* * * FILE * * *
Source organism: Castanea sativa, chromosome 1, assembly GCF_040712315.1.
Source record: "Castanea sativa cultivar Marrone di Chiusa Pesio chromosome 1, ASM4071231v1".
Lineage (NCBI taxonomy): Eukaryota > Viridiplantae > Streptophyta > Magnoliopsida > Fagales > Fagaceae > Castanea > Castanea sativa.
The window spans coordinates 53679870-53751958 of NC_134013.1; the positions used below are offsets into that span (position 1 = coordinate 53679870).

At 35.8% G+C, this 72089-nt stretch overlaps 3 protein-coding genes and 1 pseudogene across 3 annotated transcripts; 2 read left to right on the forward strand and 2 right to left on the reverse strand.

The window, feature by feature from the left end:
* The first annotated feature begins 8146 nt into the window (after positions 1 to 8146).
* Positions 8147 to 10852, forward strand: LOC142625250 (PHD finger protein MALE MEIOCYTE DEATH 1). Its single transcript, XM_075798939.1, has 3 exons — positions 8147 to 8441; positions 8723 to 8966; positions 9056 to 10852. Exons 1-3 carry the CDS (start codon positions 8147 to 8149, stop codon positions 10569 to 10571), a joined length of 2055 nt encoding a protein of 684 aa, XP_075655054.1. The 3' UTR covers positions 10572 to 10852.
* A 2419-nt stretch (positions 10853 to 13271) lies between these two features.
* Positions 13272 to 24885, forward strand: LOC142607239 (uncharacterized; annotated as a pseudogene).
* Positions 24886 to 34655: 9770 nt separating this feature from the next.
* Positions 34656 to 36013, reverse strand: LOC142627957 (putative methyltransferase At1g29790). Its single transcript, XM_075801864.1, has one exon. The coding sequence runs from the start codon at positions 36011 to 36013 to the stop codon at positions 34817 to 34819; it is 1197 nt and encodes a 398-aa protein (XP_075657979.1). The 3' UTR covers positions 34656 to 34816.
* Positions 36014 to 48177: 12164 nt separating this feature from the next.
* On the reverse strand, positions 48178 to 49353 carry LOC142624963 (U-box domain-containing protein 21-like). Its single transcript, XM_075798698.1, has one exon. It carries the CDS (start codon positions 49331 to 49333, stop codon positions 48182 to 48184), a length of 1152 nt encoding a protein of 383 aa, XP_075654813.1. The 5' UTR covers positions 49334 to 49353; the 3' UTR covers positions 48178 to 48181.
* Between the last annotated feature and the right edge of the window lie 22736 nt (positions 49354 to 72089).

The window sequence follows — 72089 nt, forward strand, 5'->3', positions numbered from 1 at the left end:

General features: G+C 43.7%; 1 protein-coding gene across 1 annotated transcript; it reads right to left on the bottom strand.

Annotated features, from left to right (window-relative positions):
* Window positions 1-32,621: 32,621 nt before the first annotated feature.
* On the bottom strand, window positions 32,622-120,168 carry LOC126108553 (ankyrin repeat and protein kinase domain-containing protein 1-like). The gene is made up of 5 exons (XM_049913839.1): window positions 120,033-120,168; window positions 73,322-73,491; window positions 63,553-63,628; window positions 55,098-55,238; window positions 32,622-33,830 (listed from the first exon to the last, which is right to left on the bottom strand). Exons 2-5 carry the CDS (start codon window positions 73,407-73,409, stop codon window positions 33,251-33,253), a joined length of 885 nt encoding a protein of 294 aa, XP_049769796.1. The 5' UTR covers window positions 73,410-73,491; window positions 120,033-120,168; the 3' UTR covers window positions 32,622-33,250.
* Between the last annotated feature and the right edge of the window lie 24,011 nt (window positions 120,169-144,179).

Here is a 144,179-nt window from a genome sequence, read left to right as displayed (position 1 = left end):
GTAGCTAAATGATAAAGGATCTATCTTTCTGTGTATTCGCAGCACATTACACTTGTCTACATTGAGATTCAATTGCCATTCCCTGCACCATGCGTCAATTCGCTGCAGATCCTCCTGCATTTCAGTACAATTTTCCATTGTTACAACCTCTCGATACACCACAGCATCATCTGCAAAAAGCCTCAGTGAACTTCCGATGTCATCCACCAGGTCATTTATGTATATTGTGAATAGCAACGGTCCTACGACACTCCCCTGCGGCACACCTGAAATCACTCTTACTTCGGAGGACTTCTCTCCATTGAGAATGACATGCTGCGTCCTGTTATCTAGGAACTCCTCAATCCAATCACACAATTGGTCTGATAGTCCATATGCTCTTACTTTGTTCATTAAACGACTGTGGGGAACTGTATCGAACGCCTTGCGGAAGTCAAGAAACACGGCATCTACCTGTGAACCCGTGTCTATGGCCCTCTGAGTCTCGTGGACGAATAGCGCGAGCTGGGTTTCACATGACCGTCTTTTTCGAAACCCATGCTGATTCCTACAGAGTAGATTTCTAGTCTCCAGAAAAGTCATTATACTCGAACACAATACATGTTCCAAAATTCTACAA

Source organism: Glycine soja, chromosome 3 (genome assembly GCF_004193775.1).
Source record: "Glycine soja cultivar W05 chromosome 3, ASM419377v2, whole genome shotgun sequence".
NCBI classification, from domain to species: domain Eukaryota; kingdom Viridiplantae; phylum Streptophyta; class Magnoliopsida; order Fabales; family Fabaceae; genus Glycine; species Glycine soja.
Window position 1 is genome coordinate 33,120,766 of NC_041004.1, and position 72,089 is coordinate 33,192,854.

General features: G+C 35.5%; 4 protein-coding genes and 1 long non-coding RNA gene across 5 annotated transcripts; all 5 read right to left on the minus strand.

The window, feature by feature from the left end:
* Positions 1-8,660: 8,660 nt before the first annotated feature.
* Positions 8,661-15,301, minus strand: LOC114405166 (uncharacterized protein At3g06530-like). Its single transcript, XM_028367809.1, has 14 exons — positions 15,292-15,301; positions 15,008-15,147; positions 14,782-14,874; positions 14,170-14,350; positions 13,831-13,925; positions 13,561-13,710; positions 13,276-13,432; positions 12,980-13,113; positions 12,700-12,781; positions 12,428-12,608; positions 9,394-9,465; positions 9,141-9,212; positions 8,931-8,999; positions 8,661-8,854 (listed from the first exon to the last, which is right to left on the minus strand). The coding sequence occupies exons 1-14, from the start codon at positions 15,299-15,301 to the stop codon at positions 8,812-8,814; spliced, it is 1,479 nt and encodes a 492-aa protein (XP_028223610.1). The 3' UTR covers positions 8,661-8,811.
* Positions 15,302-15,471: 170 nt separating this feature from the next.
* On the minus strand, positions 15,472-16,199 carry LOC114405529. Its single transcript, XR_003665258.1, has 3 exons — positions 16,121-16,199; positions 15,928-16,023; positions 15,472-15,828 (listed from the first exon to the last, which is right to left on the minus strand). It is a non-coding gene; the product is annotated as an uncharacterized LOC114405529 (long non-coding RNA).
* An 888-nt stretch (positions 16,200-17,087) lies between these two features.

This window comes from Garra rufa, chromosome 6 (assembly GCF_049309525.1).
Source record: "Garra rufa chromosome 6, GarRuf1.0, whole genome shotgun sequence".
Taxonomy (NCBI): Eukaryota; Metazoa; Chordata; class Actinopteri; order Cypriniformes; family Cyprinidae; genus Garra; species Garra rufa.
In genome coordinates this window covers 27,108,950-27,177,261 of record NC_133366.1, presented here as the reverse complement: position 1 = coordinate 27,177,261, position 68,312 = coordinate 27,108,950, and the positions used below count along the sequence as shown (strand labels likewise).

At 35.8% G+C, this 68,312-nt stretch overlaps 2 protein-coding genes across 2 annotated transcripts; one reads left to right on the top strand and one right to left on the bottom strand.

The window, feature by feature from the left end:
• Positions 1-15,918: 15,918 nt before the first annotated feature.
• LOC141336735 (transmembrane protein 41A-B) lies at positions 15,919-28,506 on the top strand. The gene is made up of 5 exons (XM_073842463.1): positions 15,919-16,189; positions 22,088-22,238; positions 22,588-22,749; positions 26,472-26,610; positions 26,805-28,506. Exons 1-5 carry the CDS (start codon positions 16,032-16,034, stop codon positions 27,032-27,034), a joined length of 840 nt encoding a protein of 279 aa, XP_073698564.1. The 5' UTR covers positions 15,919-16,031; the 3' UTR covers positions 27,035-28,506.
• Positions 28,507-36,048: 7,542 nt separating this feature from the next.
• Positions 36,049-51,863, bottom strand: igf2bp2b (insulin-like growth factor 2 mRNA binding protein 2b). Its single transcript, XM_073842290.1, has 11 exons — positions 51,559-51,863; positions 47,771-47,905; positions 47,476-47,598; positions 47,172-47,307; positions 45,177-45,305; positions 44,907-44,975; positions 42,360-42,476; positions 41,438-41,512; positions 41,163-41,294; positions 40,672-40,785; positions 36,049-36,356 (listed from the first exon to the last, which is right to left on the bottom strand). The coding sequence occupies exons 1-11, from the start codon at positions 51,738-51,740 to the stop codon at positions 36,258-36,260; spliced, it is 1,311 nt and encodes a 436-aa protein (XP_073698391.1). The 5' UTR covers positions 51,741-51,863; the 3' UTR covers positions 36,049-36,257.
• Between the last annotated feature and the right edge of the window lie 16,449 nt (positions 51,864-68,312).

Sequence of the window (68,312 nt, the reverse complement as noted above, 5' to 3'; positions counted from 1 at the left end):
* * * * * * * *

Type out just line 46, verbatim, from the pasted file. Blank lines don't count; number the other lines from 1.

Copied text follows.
Sequence of the window (68,312 nt, the reverse complement as noted above, 5' to 3'; positions counted from 1 at the left end):